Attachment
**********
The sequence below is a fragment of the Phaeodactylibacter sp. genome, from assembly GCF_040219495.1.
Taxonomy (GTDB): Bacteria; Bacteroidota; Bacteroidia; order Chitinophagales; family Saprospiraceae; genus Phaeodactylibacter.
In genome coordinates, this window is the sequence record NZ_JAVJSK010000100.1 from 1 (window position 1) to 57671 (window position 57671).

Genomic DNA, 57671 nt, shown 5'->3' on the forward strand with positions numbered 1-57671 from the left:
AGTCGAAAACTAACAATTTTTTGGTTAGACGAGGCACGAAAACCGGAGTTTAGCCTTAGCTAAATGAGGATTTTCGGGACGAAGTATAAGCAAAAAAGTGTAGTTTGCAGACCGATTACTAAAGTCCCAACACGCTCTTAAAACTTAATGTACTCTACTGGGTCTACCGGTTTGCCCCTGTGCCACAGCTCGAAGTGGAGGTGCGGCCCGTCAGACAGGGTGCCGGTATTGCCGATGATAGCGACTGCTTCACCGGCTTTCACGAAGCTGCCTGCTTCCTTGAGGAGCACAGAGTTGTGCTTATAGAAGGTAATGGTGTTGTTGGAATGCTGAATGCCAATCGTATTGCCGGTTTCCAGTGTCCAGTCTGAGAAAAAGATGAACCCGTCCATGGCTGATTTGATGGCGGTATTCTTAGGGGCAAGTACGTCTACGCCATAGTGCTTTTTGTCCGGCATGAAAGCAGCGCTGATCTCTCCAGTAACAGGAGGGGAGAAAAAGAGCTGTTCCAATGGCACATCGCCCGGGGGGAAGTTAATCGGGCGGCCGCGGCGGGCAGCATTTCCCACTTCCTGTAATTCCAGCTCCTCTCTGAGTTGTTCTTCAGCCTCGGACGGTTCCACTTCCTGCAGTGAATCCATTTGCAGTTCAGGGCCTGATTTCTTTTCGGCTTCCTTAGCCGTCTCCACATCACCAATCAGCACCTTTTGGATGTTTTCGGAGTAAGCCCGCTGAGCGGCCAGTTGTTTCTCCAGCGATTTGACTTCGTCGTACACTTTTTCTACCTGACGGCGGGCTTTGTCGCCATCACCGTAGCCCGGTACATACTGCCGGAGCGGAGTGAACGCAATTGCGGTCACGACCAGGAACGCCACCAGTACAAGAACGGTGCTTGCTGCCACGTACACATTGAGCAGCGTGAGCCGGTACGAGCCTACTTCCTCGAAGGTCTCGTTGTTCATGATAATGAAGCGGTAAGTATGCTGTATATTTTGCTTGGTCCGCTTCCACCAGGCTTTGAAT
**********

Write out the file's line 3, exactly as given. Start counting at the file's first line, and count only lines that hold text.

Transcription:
In genome coordinates, this window is the sequence record NZ_JAVJSK010000100.1 from 1 (window position 1) to 57671 (window position 57671).